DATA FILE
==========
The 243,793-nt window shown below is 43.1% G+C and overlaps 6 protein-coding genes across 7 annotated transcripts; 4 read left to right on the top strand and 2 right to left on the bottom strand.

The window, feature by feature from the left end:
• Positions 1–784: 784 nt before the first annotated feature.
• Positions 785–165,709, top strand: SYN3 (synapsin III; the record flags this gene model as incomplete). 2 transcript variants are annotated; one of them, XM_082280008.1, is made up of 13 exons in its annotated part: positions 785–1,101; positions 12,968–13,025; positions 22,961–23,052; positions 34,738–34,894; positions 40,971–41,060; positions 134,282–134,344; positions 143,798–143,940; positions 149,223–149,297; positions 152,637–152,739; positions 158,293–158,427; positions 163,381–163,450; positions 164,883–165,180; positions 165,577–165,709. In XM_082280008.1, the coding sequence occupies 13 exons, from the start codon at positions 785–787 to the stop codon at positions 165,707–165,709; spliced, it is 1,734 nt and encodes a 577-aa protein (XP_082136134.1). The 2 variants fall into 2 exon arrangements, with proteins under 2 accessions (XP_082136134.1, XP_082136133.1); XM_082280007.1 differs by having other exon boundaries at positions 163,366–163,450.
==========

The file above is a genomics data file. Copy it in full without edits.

The 243,793-nt window shown below is 43.1% G+C and overlaps 6 protein-coding genes across 7 annotated transcripts; 4 read left to right on the top strand and 2 right to left on the bottom strand.

The window, feature by feature from the left end:
• Positions 1–784: 784 nt before the first annotated feature.
• Positions 785–165,709, top strand: SYN3 (synapsin III; the record flags this gene model as incomplete). 2 transcript variants are annotated; one of them, XM_082280008.1, is made up of 13 exons in its annotated part: positions 785–1,101; positions 12,968–13,025; positions 22,961–23,052; positions 34,738–34,894; positions 40,971–41,060; positions 134,282–134,344; positions 143,798–143,940; positions 149,223–149,297; positions 152,637–152,739; positions 158,293–158,427; positions 163,381–163,450; positions 164,883–165,180; positions 165,577–165,709. In XM_082280008.1, the coding sequence occupies 13 exons, from the start codon at positions 785–787 to the stop codon at positions 165,707–165,709; spliced, it is 1,734 nt and encodes a 577-aa protein (XP_082136134.1). The 2 variants fall into 2 exon arrangements, with proteins under 2 accessions (XP_082136134.1, XP_082136133.1); XM_082280007.1 differs by having other exon boundaries at positions 163,366–163,450.